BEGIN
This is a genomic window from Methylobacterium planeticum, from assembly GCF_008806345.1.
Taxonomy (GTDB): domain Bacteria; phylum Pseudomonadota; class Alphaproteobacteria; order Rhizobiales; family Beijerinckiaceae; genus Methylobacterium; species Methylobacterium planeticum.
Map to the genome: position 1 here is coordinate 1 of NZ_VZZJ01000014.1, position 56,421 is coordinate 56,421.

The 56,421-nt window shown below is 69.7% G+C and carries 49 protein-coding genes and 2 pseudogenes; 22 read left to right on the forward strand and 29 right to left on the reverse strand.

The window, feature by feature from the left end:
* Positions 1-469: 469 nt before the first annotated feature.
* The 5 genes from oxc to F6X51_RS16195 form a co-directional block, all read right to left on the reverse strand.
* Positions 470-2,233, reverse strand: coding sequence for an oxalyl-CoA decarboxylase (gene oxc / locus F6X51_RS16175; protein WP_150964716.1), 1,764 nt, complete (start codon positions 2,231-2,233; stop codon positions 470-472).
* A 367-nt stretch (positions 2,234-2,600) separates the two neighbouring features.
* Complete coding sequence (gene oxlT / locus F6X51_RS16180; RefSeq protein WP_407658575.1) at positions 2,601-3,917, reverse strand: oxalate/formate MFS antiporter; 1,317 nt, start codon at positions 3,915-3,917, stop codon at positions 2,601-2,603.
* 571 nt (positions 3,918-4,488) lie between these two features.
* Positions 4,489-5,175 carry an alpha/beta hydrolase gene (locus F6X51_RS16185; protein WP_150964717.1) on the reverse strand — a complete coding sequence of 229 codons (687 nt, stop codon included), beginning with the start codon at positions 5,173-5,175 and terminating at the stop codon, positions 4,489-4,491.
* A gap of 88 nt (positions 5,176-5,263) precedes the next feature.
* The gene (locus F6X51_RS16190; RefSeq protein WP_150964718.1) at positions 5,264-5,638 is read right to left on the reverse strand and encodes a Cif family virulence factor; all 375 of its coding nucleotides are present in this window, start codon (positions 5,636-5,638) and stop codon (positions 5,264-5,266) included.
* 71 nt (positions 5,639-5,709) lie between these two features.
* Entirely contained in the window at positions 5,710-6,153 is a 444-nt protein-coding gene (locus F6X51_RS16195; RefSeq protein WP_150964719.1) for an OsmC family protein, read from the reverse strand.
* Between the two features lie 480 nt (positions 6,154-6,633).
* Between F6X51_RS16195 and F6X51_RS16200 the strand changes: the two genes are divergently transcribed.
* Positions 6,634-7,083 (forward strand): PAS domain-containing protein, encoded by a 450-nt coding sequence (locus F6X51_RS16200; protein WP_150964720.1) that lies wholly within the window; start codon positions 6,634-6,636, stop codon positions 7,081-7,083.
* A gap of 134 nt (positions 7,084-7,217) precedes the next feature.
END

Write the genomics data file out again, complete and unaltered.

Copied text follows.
This is a genomic window from Methylobacterium planeticum, from assembly GCF_008806345.1.
Taxonomy (GTDB): domain Bacteria; phylum Pseudomonadota; class Alphaproteobacteria; order Rhizobiales; family Beijerinckiaceae; genus Methylobacterium; species Methylobacterium planeticum.
Map to the genome: position 1 here is coordinate 1 of NZ_VZZJ01000014.1, position 56,421 is coordinate 56,421.

The 56,421-nt window shown below is 69.7% G+C and carries 49 protein-coding genes and 2 pseudogenes; 22 read left to right on the forward strand and 29 right to left on the reverse strand.

The window, feature by feature from the left end:
* Positions 1-469: 469 nt before the first annotated feature.
* The 5 genes from oxc to F6X51_RS16195 form a co-directional block, all read right to left on the reverse strand.
* Positions 470-2,233, reverse strand: coding sequence for an oxalyl-CoA decarboxylase (gene oxc / locus F6X51_RS16175; protein WP_150964716.1), 1,764 nt, complete (start codon positions 2,231-2,233; stop codon positions 470-472).
* A 367-nt stretch (positions 2,234-2,600) separates the two neighbouring features.
* Complete coding sequence (gene oxlT / locus F6X51_RS16180; RefSeq protein WP_407658575.1) at positions 2,601-3,917, reverse strand: oxalate/formate MFS antiporter; 1,317 nt, start codon at positions 3,915-3,917, stop codon at positions 2,601-2,603.
* 571 nt (positions 3,918-4,488) lie between these two features.
* Positions 4,489-5,175 carry an alpha/beta hydrolase gene (locus F6X51_RS16185; protein WP_150964717.1) on the reverse strand — a complete coding sequence of 229 codons (687 nt, stop codon included), beginning with the start codon at positions 5,173-5,175 and terminating at the stop codon, positions 4,489-4,491.
* A gap of 88 nt (positions 5,176-5,263) precedes the next feature.
* The gene (locus F6X51_RS16190; RefSeq protein WP_150964718.1) at positions 5,264-5,638 is read right to left on the reverse strand and encodes a Cif family virulence factor; all 375 of its coding nucleotides are present in this window, start codon (positions 5,636-5,638) and stop codon (positions 5,264-5,266) included.
* 71 nt (positions 5,639-5,709) lie between these two features.
* Entirely contained in the window at positions 5,710-6,153 is a 444-nt protein-coding gene (locus F6X51_RS16195; RefSeq protein WP_150964719.1) for an OsmC family protein, read from the reverse strand.
* Between the two features lie 480 nt (positions 6,154-6,633).
* Between F6X51_RS16195 and F6X51_RS16200 the strand changes: the two genes are divergently transcribed.
* Positions 6,634-7,083 (forward strand): PAS domain-containing protein, encoded by a 450-nt coding sequence (locus F6X51_RS16200; protein WP_150964720.1) that lies wholly within the window; start codon positions 6,634-6,636, stop codon positions 7,081-7,083.
* A gap of 134 nt (positions 7,084-7,217) precedes the next feature.